MATT: You’re talking about the little radio ID tags embedded in product packaging? My favorite story about those is that they’ve given rise to a new breed of market researcher, whose job is to drive through select neighborhoods on trash day scanning garbage cans for RFID signals. Since each tag has a unique number that can be matched to a sales record, this scanning allows them to create a consumption profile for each household, detailing where and when each item was purchased (including items bought “anonymously” with cash) and how long it took to use it up. This profile, in turn, can be used to figure out all kinds of interesting things, like how willing people are to alter their shopping patterns in response to advertised sales, or how much junk food they eat in an average week, or whether they suffer from chronic pain.
Now a lot of folks find this sort of “research” disturbing, and I don’t blame them. But I also think this is a good example of how it can make sense to focus on the practical limits of technology. Privacy laws only work against people who obey them, but if you get yourself a garbage can that blocks RFID signals, it’s good against everybody.
MF: The novel deals with fairly big issues—good vs. evil, justice, and retribution. Would you agree that Bad Monkeys is—in some ways—an allegorical novel?
MATT: I’d call it topical rather than allegorical. The organization isn’t meant to represent any real-world agency, and when they talk about “fighting evil in all its forms” that’s not code, it’s literally what they mean. But a lot of the issues that come up in the course of the story—like intrusive surveillance and the paranoia it engenders—resonate very strongly with current events.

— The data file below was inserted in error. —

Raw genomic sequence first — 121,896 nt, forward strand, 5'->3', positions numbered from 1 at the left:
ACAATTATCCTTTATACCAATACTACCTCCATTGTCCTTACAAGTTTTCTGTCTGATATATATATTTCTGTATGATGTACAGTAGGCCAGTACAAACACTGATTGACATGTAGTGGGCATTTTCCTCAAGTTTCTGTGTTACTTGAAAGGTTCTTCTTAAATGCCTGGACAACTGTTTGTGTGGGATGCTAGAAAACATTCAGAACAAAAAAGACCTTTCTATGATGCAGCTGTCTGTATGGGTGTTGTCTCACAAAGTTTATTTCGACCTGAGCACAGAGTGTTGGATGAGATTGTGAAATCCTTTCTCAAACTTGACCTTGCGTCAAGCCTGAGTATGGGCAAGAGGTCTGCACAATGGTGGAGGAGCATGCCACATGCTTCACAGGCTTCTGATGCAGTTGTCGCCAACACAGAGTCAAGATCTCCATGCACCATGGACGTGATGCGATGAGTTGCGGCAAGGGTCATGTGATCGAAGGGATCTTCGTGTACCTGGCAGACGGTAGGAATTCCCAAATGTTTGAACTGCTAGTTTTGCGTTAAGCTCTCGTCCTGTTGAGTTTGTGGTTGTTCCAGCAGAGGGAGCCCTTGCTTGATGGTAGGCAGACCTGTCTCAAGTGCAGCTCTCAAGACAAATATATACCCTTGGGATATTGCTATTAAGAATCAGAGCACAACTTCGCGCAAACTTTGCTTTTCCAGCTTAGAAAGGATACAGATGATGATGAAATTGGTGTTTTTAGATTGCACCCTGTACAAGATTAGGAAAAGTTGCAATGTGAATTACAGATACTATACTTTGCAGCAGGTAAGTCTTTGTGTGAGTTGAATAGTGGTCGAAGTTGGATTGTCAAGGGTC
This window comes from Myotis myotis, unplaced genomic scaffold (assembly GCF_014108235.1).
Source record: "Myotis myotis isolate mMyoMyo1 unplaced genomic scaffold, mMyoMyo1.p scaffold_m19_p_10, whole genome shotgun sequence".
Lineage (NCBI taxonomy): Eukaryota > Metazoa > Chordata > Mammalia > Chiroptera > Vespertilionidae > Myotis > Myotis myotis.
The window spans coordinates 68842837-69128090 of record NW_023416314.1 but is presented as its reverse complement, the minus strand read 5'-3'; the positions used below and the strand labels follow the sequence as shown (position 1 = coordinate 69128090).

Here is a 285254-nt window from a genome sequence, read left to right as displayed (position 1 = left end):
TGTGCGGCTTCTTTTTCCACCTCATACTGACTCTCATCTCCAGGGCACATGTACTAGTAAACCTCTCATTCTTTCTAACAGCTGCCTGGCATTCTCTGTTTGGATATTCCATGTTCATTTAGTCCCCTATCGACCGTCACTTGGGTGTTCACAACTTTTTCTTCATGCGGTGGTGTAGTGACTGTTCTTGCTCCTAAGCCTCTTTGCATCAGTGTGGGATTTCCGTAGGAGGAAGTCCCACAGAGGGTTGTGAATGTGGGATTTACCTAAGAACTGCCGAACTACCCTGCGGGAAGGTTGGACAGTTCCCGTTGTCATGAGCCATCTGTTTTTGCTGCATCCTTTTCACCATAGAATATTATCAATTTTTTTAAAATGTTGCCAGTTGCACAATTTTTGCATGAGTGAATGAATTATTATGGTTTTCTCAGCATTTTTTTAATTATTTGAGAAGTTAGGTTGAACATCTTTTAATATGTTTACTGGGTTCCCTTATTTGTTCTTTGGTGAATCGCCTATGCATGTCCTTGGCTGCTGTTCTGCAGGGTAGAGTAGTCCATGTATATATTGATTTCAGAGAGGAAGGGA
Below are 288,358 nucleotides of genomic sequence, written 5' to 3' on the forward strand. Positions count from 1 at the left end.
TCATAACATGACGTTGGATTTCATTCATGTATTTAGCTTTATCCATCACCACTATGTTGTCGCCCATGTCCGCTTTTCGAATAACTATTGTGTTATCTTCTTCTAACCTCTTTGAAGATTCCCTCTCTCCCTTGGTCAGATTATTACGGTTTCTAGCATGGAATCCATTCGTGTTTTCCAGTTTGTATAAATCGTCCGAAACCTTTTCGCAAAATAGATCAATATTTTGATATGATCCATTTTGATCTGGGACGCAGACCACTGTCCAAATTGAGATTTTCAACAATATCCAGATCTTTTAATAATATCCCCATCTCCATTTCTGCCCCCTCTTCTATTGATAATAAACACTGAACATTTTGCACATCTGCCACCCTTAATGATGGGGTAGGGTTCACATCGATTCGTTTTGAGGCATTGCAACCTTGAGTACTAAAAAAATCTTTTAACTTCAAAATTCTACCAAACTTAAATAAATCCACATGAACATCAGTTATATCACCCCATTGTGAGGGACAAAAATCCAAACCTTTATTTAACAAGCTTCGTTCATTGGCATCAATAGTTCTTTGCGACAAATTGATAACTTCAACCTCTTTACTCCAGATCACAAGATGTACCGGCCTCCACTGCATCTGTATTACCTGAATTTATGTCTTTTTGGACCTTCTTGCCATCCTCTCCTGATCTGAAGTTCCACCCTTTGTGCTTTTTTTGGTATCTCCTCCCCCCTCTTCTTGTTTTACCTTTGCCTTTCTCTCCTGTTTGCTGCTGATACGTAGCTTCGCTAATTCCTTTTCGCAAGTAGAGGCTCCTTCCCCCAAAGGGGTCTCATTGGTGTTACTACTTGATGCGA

MF: How would you address the statement that The Department for the Final Disposition of Irredeemable Persons is, in essence, a vigilante group?
MATT: I think it’s a reasonable description. The heads of the organization might quibble with it, on the grounds that vigilantes are traditionally defined as people who take the law into their own hands, and the organization technically doesn’t do that. That is to say, they don’t see themselves as agents of the law—they aren’t fighting crime, they’re fighting evil. But when you talk about the “irredeemable persons” the Bad Monkeys division goes after, that distinction pretty much collapses. Everyone Jane is sent to kill is both evil and a criminal.
MF: Could you tell us a little about THE MIRAGE?
MATT: The Mirage is my next novel. It’s an alternate-history story that I originally came up with as a TV series pitch. When the people I pitched it to turned it down, not because it was a bad idea but because they thought it was too controversial, I decided to reimagine it as a book. I’m not ready to talk about the plot details, though.
MF: Humour me for this one: BAD MONKEYS would make a great film. Who would play Jane?
MATT: You’re going to have to humor me in turn, because my answer involves time travel. There’s this old Tim Curry movie, Times Square, about a pair of teenage girls living on the streets of New York during the punk rock era. The “bad girl” of the pair was played by an actress named Robin Johnson, and it’s her character that I’m most likely to think of when I imagine what Jane was like as a teenager. So we need to take the casting director back to 1980 to pick up Robin Johnson, and then, extrapolating to what her character would look like in her late thirties, we need to make a second stop in, say, 1996 to pick up Joan Jett. At that point, having bent time and space and altered history beyond repair, we’d return to Hollywood to discover that the producers had already signed the Olsen twins for the role.
Read our review of BAD MONKEYS at MostlyFiction.com